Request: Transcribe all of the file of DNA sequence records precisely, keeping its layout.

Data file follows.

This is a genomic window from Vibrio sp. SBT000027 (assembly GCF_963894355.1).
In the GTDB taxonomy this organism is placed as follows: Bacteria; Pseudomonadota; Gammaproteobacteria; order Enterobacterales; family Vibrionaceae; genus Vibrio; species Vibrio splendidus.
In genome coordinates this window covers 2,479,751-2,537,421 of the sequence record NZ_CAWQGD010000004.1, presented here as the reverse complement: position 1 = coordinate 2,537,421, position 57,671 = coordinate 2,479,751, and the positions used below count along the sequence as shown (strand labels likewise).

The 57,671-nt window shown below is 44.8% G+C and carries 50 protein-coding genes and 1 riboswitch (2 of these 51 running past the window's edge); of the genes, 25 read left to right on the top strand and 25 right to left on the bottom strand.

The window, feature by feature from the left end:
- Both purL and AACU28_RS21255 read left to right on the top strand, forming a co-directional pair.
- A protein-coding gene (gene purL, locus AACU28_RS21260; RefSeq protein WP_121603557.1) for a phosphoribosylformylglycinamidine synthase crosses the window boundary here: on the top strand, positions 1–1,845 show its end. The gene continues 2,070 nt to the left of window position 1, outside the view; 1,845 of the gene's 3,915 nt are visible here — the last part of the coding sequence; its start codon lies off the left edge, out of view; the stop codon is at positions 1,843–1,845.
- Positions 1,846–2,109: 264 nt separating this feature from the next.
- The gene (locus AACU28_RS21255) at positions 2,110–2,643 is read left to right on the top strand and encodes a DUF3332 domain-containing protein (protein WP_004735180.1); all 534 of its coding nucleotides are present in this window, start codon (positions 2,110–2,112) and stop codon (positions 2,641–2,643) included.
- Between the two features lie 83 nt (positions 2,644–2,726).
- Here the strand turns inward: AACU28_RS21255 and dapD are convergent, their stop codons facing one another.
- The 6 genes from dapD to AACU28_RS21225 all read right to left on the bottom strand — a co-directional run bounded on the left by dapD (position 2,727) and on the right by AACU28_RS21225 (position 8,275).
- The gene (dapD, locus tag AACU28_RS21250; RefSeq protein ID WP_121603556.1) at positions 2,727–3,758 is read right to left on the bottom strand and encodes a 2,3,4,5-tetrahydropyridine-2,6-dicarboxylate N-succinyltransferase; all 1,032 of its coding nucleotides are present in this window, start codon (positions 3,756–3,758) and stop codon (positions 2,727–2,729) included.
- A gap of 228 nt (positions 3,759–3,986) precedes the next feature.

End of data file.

This is a genomic window from Vibrio sp. SBT000027 (assembly GCF_963894355.1).
In the GTDB taxonomy this organism is placed as follows: Bacteria; Pseudomonadota; Gammaproteobacteria; order Enterobacterales; family Vibrionaceae; genus Vibrio; species Vibrio splendidus.
In genome coordinates this window covers 2,479,751-2,537,421 of the sequence record NZ_CAWQGD010000004.1, presented here as the reverse complement: position 1 = coordinate 2,537,421, position 57,671 = coordinate 2,479,751, and the positions used below count along the sequence as shown (strand labels likewise).

The 57,671-nt window shown below is 44.8% G+C and carries 50 protein-coding genes and 1 riboswitch (2 of these 51 running past the window's edge); of the genes, 25 read left to right on the top strand and 25 right to left on the bottom strand.

The window, feature by feature from the left end:
- Both purL and AACU28_RS21255 read left to right on the top strand, forming a co-directional pair.
- A protein-coding gene (gene purL, locus AACU28_RS21260; RefSeq protein WP_121603557.1) for a phosphoribosylformylglycinamidine synthase crosses the window boundary here: on the top strand, positions 1–1,845 show its end. The gene continues 2,070 nt to the left of window position 1, outside the view; 1,845 of the gene's 3,915 nt are visible here — the last part of the coding sequence; its start codon lies off the left edge, out of view; the stop codon is at positions 1,843–1,845.
- Positions 1,846–2,109: 264 nt separating this feature from the next.
- The gene (locus AACU28_RS21255) at positions 2,110–2,643 is read left to right on the top strand and encodes a DUF3332 domain-containing protein (protein WP_004735180.1); all 534 of its coding nucleotides are present in this window, start codon (positions 2,110–2,112) and stop codon (positions 2,641–2,643) included.
- Between the two features lie 83 nt (positions 2,644–2,726).
- Here the strand turns inward: AACU28_RS21255 and dapD are convergent, their stop codons facing one another.
- The 6 genes from dapD to AACU28_RS21225 all read right to left on the bottom strand — a co-directional run bounded on the left by dapD (position 2,727) and on the right by AACU28_RS21225 (position 8,275).
- The gene (dapD, locus tag AACU28_RS21250; RefSeq protein ID WP_121603556.1) at positions 2,727–3,758 is read right to left on the bottom strand and encodes a 2,3,4,5-tetrahydropyridine-2,6-dicarboxylate N-succinyltransferase; all 1,032 of its coding nucleotides are present in this window, start codon (positions 3,756–3,758) and stop codon (positions 2,727–2,729) included.
- A gap of 228 nt (positions 3,759–3,986) precedes the next feature.